Michelin reveals latest ‘value’ restaurants, with stars announcement to follow next week

An overhead photo of three tacos and a mulita in white to-go containers
The Villa’s Trio, right, and mulita con pierna de pollo at Villa’s Tacos, a new Michelin Bib Gourmand pick located in Highland Park.
(Shelby Moore / For The Times)
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In advance of the annual announcement of its top restaurants across California, this week the Michelin Guide — one of the world’s most recognized restaurant and bar compendiums — debuted the 10 new restaurants it labeled “a good value,” with four of them located in the L.A. area.

Michelin’s 2023 California Guide is set for release on Tuesday following a ceremony in Oakland, listing the restaurants that are star-worthy (the most coveted category, and ranked from one to three stars), as well as new additions and those with the Bib Gourmand designation. That last category recognizes restaurants and food vendors that “offer a meal of good quality at a good value.” The Bib Gourmand follows criteria that Michelin’s anonymous inspectors search for, such as offering three-course meals for less than a set amount (the cost varies by country, determined by cost of living). According to the company, which also manufactures tires, the 2023 California Guide will include 143 Bib Gourmand restaurants.

An overhead vertical photo of dungeness crab; tofu casserole; and fried rice from Eat Joy Food in Rowland Heights Los Angeles
With Taiwanese dishes like steamed glutinous rice with dungeness crab; tofu casserole; and fried rice, Eat Joy Food in Rowland Heights is now a Michelin Bib Gourmand awardee.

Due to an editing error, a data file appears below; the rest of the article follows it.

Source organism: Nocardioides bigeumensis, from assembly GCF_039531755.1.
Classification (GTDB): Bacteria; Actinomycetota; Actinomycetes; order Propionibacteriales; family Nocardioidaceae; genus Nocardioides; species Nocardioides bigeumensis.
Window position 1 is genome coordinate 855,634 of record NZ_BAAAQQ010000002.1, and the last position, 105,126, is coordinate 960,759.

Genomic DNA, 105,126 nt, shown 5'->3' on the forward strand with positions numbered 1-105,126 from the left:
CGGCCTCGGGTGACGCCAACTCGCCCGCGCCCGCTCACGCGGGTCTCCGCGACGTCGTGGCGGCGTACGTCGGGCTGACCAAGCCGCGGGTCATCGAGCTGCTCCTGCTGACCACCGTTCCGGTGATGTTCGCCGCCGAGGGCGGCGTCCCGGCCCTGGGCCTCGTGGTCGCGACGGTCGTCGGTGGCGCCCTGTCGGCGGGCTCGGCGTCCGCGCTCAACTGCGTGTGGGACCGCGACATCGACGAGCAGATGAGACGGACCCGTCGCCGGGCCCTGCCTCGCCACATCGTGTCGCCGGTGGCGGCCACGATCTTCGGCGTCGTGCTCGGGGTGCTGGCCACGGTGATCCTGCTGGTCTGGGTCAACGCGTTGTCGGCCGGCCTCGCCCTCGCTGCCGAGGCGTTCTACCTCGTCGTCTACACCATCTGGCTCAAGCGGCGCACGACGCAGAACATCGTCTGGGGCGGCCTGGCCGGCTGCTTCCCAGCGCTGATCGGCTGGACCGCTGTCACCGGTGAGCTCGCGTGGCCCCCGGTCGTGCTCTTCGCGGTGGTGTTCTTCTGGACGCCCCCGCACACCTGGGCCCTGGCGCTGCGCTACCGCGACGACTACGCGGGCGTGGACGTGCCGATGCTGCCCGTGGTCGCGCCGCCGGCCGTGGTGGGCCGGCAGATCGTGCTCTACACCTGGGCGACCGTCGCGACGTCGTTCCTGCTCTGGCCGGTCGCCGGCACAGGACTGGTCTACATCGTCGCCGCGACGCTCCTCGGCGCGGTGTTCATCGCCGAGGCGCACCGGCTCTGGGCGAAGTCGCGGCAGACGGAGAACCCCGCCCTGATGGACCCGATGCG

(Ron De Angelis / For The Times)

Some of these restaurants were teased as new additions throughout the year, though their appearance in the guide was not specified at the time. Santa Monica’s Cobi’s, which offers Southeast Asian curries, grilled meats and snacks such as larb and curry puffs, is a 2023 Bib Gourmand awardee, as is Lincoln Heights Mexican restaurant Carnes Asadas Pancho Lopez, a breakfast-into-afternoon specialist of Jalisciense cuisine with birria, tuetanos, queso fundido and more. Rowland Heights’ Eat Joy Food — a comforting Taiwanese restaurant on last year’s L.A. Times 101 List — is another Bib Gourmand addition, with the Michelin Guide suggesting readers order the three-cup chicken, the chicken fried rice, the seasonal dragon whisker and more. The fourth new L.A. Bib Gourmand recipient is another L.A. Times 101 Restaurants pick of 2022: Villa’s Tacos, the family-owned Highland Park street stand-cum-taqueria that prides itself on quality, generational recipes and feeding the neighborhood.

“That’s why we became a business: to deliver an exceptional product at a reasonable price and share it with pretty much everybody,” founder Victor Villa said. “It’s awesome to be recognized by one of the most elite food companies in the world.”

Standing out as a taqueria in L.A. can be a difficult task, he admits, citing the fact that thousands of incredible stands and storefronts exist across the region. But he said Bib Gourmand nods — given the Michelin Guide’s international audience — can help businesses succeed in the competitive field, potentially drawing visitors from around the globe.


The other 2023 new Bib Gourmand awardees in California include San Diego seafood and gin spot Mabel’s Gone Fishing; Seaside’s European- and American-leaning, seafood-focused Maligne along the Central Coast; Oakland wine bar and contemporary-snacks restaurant Snail Bar; Oakland’s Bombera, with historical- and ancestral-minded Mexican fare; San Jose Portuguese small-plates destination Petiscos; and San Francisco Korean tapas restaurant Bansang.